Additionally, the Court hereby expressly warns Phillips and his counsel to read and review Federal Rule of Civil Procedure 11 before filing any other lawsuits related to these issues. Any further filing of such lawsuits will result in severe monetary sanctions, including but not limited to reasonable attorney's fees related to JPMorgan's defense of claims brought by Phillips beginning July 16, 2014.

Phillips v. JPMorgan Chase Bank, N.A., 2016 WL 8711408, at *4 (W.D. Tex. May 13, 2016) (Fifth Suit) (emphasis added), aff'd, 673 F App'x 449, 450 (5th Cir. 2017). Similarly, in its Order dismissing Phillips Sixth Suit with prejudice, after finding that JPMorgan was entitled to dismissal of all of Phillips' claims and any amendment of his complaint would be futile, the Court again warned Phillips what would happen if he filed any future lawsuits attacking the foreclosure:

JPMorgan initiated its foreclosure efforts of the Property in 2012. Since then, Phillips has repeatedly sought court intervention to prevent foreclosure. He has successfully delayed foreclosure for years with meritless legal actions. These actions continue to waste time and resources. Thus, the Court repeats its earlier warning to Phillips and his counsel: continued dilatory tactics through the court system will result in severe monetary sanctions.

Sixth Suit, Dkt. No. 21.

         Despite these warnings, Phillips filed his seventh lawsuit in state court against JPMorgan, First National Bank, Grover Geiselman III, John Hoffman and H. Dalton Wallace, once again attempting to stop a foreclosure sale of the home. Phillips Petition sought a temporary restraining order and injunction to prevent the foreclosure arguing that JPMorgan has “failed to provide a payoff amount and frustrated Plaintiff's good-faith efforts to discharge his obligations under the note.” Dkt. No. 1-1 at p. 14. Plaintiff's Petition did not mention that Phillips had filed six previous unsuccessful lawsuits challenging the foreclosure. Because the state court was most likely unaware of Phillips' litigation history, on June 4, 2018, the state court granted a temporary restraining order to prevent the foreclosure and set the matter for a hearing on June 19, 2018, to consider the application for temporary injunction. Dkt. No. 1-1 at p. 36.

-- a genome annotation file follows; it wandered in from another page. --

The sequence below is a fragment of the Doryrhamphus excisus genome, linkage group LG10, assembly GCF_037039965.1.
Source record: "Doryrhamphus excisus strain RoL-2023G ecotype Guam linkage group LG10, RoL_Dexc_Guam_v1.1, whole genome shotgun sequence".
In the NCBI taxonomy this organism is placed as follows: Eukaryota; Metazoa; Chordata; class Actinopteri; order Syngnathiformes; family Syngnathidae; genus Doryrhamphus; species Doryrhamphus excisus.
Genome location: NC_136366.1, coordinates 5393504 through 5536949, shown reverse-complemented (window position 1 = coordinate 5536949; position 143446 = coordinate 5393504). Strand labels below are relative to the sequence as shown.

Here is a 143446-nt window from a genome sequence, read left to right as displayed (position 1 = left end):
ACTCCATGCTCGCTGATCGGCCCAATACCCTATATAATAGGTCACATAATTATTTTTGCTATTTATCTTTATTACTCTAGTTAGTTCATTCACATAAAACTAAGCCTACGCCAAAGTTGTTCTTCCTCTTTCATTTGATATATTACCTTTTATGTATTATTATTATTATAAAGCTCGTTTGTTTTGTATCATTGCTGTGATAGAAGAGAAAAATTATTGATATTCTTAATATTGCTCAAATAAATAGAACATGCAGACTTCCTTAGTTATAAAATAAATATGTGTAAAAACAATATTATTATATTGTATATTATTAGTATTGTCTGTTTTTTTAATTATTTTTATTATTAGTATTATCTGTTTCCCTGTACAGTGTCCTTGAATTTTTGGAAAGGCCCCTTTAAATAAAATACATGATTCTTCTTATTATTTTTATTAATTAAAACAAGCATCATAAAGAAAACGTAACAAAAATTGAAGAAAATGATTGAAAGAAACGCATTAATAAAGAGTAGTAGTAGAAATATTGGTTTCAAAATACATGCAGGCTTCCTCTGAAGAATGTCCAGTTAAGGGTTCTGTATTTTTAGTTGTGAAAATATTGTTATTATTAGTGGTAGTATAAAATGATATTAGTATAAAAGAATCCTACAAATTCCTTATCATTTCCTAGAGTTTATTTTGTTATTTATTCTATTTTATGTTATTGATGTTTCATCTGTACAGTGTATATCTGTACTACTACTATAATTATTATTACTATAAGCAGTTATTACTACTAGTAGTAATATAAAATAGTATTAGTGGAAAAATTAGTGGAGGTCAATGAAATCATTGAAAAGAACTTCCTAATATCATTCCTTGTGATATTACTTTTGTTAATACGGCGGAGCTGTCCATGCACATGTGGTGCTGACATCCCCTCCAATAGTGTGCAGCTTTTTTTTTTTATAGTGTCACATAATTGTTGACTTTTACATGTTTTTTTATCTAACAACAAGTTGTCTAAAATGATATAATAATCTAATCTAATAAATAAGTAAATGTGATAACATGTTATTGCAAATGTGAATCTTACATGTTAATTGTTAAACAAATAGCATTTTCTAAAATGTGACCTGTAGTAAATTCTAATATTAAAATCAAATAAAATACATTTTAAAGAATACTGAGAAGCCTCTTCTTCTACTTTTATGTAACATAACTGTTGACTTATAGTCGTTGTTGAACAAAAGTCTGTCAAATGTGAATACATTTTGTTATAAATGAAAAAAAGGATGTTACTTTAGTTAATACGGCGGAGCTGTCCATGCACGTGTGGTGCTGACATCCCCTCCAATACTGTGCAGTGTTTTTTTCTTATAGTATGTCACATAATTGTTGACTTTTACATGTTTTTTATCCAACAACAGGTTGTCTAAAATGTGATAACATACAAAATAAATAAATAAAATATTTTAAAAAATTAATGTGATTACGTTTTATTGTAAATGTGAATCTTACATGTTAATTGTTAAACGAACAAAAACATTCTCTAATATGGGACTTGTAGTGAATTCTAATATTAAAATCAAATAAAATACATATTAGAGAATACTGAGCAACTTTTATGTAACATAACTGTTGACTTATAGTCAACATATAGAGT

On June 14, 2018, JPMorgan removed the case to federal court on the basis of diversity jurisdiction pursuant to 28 U.S.C. § 1332. On June 25, 2018, it filed a motion for summary judgment arguing that all of his claims are barred by res judicata, premature or asserted without standing, and are not supported by the law or the facts. Dkt. No. 6. On July 13, 2018, Phillips filed a motion seeking to dismiss his claims against JPMorgan, contending that it is no longer a necessary party, Dkt. No. 9. On February 28, 2019, the District Court denied Phillips' Motion to Dismiss and granted JPMorgan's Motion for Summary Judgment in favor of JPMorgan on all of Phillips' claims. See Dkt. No. 25.